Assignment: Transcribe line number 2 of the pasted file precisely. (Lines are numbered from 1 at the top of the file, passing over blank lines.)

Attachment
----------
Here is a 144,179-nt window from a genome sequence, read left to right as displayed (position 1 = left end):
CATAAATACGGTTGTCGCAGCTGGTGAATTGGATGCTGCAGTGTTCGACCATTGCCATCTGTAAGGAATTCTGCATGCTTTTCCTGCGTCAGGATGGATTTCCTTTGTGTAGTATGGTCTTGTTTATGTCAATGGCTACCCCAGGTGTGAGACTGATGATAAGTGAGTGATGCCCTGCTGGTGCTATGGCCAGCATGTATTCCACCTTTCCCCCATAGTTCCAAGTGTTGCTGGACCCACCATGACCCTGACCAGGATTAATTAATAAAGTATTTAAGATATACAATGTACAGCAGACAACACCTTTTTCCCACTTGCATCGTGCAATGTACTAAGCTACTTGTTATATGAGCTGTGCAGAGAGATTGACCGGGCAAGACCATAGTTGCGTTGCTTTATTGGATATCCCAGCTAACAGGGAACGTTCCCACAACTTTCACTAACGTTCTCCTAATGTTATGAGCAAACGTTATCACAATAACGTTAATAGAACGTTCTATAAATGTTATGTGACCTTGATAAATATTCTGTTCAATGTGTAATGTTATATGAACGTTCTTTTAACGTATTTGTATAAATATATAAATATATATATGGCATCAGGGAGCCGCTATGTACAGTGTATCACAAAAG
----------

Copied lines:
CATAAATACGGTTGTCGCAGCTGGTGAATTGGATGCTGCAGTGTTCGACCATTGCCATCTGTAAGGAATTCTGCATGCTTTTCCTGCGTCAGGATGGATTTCCTTTGTGTAGTATGGTCTTGTTTATGTCAATGGCTACCCCAGGTGTGAGACTGATGATAAGTGAGTGATGCCCTGCTGGTGCTATGGCCAGCATGTATTCCACCTTTCCCCCATAGTTCCAAGTGTTGCTGGACCCACCATGACCCTGACCAGGATTAATTAATAAAGTATTTAAGATATACAATGTACAGCAGACAACACCTTTTTCCCACTTGCATCGTGCAATGTACTAAGCTACTTGTTATATGAGCTGTGCAGAGAGATTGACCGGGCAAGACCATAGTTGCGTTGCTTTATTGGATATCCCAGCTAACAGGGAACGTTCCCACAACTTTCACTAACGTTCTCCTAATGTTATGAGCAAACGTTATCACAATAACGTTAATAGAACGTTCTATAAATGTTATGTGACCTTGATAAATATTCTGTTCAATGTGTAATGTTATATGAACGTTCTTTTAACGTATTTGTATAAATATATAAATATATATATGGCATCAGGGAGCCGCTATGTACAGTGTATCACAAAAG